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Since there are clearly alternatives to beef, why not just opt for other things? There are plenty of other wonderful offerings of food in Europe. Just as we'll drive "carefully", we'll eat "carefully", too. Why take a chance since there is a known risk?
 
Mar 25th, 2001, 12:27 PM
  #11  
kalena
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So where CAN we get current and objective info on mad cow? I would like to know the latency period before an animal tests positive.

Mad-cow.org seemed a bit hysterical, and not too easy to navigate.
Thank you.
 
Mar 25th, 2001, 12:33 PM
  #12  
Be
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...web-footed friends. My mother the duck and all my brother and sister ducklings would sure like you to eat beef while you are in Europe.

<<Why take a chance since there is a known risk?> - - umm, because it's nutritious and tastes good? and because the risk is infinitesimally low?

 
Mar 25th, 2001, 12:38 PM
  #13  
kalena
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Re-posting since my last post vanished in cyberspace.

Do any of you know of an objective web site for mad cow? I checked mad-cow.org, but couldn't find the answer to my question: Do we know the length of the latency period before an animal tests positive?

Thank you, k
 
Mar 25th, 2001, 11:28 PM
  #14  
frank
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Forget informed medical advice.
Go to www.italianwaitress.com!

Variant CJD has never actually been proved to be caused by eating beef, possibly because it is so rare that its hard to get a statistical result.
Some doctors now say it could be a mutation from "normal" CJD caused by pesticides or high manganese/low copper trace metal environments.(the pesticide theories have been there since the start,Private Eye ran a long series of articles about it, the metals ones are fairly recent but the evidence is there)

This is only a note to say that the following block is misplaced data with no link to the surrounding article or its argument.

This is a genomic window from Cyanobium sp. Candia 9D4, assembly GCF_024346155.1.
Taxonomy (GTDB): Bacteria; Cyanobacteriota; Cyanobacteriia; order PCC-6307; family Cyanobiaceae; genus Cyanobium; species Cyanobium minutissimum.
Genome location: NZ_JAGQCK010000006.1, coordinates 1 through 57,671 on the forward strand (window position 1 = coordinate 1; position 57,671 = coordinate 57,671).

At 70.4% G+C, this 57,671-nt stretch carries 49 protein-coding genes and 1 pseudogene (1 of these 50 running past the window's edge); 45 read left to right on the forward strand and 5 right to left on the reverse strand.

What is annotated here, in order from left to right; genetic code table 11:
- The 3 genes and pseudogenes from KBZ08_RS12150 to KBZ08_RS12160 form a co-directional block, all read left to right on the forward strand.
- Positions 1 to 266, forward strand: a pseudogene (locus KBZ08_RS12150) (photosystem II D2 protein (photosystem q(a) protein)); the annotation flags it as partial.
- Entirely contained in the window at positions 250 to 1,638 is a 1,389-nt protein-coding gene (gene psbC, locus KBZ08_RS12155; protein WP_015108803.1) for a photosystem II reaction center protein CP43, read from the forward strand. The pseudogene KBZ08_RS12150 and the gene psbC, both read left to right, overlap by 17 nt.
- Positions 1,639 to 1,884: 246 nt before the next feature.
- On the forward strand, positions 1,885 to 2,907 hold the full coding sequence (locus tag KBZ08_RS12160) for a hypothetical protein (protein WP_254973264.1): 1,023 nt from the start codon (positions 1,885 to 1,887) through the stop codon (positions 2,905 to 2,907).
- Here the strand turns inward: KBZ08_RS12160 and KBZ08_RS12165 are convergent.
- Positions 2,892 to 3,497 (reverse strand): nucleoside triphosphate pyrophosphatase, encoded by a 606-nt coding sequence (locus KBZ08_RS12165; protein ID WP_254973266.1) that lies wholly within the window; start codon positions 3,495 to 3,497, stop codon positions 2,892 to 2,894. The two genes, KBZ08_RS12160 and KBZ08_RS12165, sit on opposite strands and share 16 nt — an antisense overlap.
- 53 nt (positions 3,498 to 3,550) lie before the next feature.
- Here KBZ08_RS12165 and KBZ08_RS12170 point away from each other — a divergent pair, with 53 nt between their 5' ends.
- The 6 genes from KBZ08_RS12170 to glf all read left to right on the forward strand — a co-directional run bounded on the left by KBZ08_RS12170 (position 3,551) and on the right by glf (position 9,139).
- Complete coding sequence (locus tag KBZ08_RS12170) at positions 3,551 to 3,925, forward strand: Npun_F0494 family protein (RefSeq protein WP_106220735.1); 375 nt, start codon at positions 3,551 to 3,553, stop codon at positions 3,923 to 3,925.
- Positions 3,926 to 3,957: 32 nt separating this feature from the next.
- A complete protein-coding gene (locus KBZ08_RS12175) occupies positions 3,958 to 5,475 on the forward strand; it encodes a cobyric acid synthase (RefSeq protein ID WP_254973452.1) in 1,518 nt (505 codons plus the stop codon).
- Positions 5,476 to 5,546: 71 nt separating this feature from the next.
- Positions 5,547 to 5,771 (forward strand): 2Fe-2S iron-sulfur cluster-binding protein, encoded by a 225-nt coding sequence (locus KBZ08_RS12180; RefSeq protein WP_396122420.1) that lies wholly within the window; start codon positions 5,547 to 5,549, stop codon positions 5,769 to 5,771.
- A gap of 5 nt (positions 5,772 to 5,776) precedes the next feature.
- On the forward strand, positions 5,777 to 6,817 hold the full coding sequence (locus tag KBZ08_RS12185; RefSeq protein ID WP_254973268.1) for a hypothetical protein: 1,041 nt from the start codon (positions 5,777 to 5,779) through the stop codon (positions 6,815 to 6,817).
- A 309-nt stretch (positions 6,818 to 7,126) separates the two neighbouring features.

The jury is still out on the BSE/V-CJD link, so you'll find it hard to get definite advice from anyone honest.
Cases are still rare but the incubation period is long.
 
Mar 26th, 2001, 04:28 AM
  #15  
mo
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Some of your comments are very interesting. I haven't thought of comparing getting mad cow disease to getting into a car accident. All I was thinking was that I wasn't thinking and I shall warn other people. I would have had given the issue some thought if I had read something about it beforehand. I also wish that I had known more Italian language to ask questions. That was a wonderful delicious meal by the way. Not only the food was great, the atmosphere was homely and relaxed.
I believe life is precious and one shall take the optimal care of oneself. That's why I eat mostly organic food(it tastes a whole lot better too) and don't mind spending alot of time preparing meals and I serve my friends the same.
Gina,
The witress did say that restaurants should not serve beef. That was said in English. I actually read that alot of restaurants in Europe are importing beef from Australia, that explains the increase in price.
One last word:I just want to share with those who might find this piece of information helpful. I simply wish that I had asked question before I sat down since one doesn't get to choose in a fixed menu.
 
Mar 26th, 2001, 05:01 AM
  #16  
Quicksilver
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Kalena, try these sites:

Center for Disease Control: "Questions and Answers on BSE and CJD
http://www.cdc.gov/ncidod/diseases/cjd/bse_cjd_qa.htm

Centre for Disease Control, Travellers' Health: "Bovine Spongiform Encephalopathy ("Mad Cow Disease") and New Variant Creutzfeldt-Jakob Disease (nvCJD)
http://www.cdc.gov/travel/madcow.htm

World Health Organization Fact Sheet: Bovine Spongiform Encephalopathy (BSE)
http://www.who.int/inf-fs/en/fact113.html

Hope this helps,

- Quicksilver -
 
Mar 26th, 2001, 06:27 AM
  #17  
mo
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Thanks Quicksilver. These are very helpful websites.
 
Mar 26th, 2001, 01:51 PM
  #18  
kalena
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Yes, thank you, Quicksilver for these references. This is precisely the kind of information I was looking for.

The latency period seems to be from 4 - 10 years. Even though the CDC considers the risk for infection extremelly small for European travelers, it seems prudent to stick to muscle meats while in Europe if eating meat at all. It also makes you wonder how well enforced the 1997 FDA ban has been, with the recent confirmend cases of BSE in Vermont sheep. Although those appear to have been imported herds?

I'll continue to check those sites. Thank you very much for taking the time.
Aloha, k